True, really geeky, confession: I think I've underestimated Flipboard -- and this sad fact of my online life occurred to me even before this week's news that the popular app, which curates one's various and sundry feeds from Twitter, Facebook, and the gang into a glossy, virtual magazine, was now going to let its users publish their own magazines.
The social media command center (SMCC) entered the spotlight in 2010 when Gatorade and Dell launched their centers. Since then, many brands have jumped on the bandwagon, but for the pace at which the social media industry moves, widescale adoption has been slow to take off.
You could file what I'm about to say under "Things I Already Knew," but bear with me. The news earlier this week that there's a strong correlation between Twitter discussion about a certain program, and TV ratings, isn't just about the kneejerk knowledge we all have that the tweetstream goes nutzoid during big TV events in a way that the big F - Facebook - does not. What I like about this study - conducted by SocialGuide and Nielsen - was the statistical meat on the bones.
Since I didn't go to SXSW, and have not become acquainted with the marvel that is Grumpy Cat, I spent the week - as was foreshadowed in last week's column - hitting the refresh button on Facebook looking for my new Newsfeed.
If it hadn't been a day full of disruptions -- school delays, rescheduled meetings, and a cat that can't decide whether to stay in or go out -- I might have spent much of it refreshing Facebook to see if the new Newsfeed, announced yesterday, has presented itself to me. So far, it hasn't. Because that's the case, what follows is wildly speculative, but, hey -- everything else that's been written about Facebook's new Newsfeed is wildly speculative, anyway. So here I go with a few thoughts on what the Newsfeed could mean for advertisers and media companies.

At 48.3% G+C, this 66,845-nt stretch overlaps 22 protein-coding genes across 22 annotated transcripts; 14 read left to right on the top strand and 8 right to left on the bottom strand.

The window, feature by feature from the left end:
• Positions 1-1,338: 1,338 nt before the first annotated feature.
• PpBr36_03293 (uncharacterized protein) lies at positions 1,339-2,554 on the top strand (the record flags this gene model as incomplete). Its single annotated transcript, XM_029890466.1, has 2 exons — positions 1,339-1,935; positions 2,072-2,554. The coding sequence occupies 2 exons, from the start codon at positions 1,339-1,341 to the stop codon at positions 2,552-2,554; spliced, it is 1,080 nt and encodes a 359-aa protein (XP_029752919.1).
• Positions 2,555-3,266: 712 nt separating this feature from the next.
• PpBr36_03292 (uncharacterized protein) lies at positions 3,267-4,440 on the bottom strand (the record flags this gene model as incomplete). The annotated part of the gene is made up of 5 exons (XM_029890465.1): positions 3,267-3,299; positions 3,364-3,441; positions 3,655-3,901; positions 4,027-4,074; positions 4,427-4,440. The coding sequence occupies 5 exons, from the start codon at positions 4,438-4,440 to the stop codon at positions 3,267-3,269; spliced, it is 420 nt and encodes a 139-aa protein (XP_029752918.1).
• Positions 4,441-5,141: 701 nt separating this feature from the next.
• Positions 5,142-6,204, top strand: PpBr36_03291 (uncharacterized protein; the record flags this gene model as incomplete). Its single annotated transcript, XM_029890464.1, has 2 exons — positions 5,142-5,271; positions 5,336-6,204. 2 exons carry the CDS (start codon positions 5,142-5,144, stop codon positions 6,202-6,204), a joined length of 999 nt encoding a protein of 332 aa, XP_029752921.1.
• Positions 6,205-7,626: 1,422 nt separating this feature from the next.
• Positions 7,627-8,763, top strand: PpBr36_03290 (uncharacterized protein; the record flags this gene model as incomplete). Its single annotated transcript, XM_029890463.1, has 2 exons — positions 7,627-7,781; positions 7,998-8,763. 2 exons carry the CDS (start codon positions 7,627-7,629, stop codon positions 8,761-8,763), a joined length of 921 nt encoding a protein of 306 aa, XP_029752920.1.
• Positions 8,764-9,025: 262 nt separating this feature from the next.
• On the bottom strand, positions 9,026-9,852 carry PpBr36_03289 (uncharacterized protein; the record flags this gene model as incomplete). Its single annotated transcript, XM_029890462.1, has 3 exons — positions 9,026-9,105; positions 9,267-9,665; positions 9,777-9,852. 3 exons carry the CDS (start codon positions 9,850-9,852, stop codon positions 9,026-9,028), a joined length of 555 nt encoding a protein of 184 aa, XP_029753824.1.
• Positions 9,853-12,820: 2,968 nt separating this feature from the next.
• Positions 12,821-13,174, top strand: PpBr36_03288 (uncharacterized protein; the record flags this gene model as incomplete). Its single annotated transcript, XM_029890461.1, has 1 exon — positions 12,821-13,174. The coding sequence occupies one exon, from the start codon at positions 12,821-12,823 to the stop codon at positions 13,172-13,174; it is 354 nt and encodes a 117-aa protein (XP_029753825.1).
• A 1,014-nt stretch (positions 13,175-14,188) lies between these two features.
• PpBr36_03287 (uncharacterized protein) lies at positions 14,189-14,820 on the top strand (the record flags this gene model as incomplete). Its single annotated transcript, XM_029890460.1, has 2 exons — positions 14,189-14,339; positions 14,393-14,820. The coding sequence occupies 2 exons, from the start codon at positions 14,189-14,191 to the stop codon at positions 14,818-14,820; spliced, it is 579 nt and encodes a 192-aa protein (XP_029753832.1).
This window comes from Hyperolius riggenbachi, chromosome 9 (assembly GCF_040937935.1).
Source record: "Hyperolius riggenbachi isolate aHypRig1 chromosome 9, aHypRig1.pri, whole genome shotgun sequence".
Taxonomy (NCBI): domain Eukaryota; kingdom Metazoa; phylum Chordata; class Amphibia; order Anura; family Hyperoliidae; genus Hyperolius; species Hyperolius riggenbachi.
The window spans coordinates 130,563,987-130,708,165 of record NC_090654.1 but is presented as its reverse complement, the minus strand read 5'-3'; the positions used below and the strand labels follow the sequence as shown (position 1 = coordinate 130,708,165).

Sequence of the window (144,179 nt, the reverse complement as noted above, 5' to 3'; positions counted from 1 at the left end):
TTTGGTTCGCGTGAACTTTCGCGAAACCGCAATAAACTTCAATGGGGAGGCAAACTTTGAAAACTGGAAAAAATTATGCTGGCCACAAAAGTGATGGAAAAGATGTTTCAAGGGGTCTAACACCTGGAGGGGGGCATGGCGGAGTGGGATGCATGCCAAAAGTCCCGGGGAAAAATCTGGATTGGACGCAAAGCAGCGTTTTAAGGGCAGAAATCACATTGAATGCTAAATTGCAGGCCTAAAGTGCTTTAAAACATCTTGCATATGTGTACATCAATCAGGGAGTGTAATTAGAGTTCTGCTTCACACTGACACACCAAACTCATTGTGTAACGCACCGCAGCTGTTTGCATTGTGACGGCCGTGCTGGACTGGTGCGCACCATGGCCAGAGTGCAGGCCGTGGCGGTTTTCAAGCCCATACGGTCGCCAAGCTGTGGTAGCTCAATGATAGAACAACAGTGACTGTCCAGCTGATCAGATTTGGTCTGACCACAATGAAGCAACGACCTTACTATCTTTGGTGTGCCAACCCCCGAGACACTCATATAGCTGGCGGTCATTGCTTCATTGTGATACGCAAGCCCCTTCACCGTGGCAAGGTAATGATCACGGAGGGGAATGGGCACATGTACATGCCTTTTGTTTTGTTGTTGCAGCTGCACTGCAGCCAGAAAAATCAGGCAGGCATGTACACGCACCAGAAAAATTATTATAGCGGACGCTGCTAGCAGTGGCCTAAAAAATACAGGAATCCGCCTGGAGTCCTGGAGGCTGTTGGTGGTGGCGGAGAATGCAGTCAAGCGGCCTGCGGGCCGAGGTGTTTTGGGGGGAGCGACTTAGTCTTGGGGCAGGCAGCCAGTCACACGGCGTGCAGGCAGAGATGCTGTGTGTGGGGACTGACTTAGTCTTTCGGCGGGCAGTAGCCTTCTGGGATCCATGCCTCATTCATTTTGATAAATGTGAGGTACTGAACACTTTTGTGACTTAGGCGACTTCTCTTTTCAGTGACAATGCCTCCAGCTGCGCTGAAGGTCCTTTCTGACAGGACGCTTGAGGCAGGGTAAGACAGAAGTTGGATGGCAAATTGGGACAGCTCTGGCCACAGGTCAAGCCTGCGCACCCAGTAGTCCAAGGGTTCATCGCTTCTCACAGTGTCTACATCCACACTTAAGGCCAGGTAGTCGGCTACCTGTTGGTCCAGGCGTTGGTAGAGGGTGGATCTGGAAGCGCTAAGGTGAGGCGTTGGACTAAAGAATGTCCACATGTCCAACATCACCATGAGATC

As marketers, we spend a lot of time talking about the Super Bowl. It makes sense. According to Nielsen, an estimated 108 million people watched this year's Super Bowl. That's about one in every three U.S. residents. But there is a football event bigger than that - and WAY more social than the Super Bowl. It begins in five months, so start planning now, because fantasy football is not that far away.
Ask around, and the answer is a resounding "No!" pretty much 100% of the time. People use social networks to talk to their friends, discover great content, and participate in real-time events -- not to be interrupted by ads. Still Twitter, in its most revenue-oriented move yet, just released an API for its advertising products. And, surprise -- a lot of people are nervous about it. Why? They think it might sabotage the Twitter user experience or enslave Twitter to its brand partners. But I for one am excited. Twitter's announcement points to an optimistic future for the relationship between …
Forgive me. If I were posting this column in real time, I would have had it up on the site before Seth McFarlane's first utterance of the word "boobs" on Sunday night. But every now and then, the Social Media Insider likes to let things sit and stew. So, after watching #OscarRTM unfold on Sunday night, like some meme gone horribly wrong, and then pondering it on and off all week, here's my considered opinion: the industry's ability to ride a bandwagon, without thought or reason, surprised even me. It's amazing the whole thing didn't break down under the weight …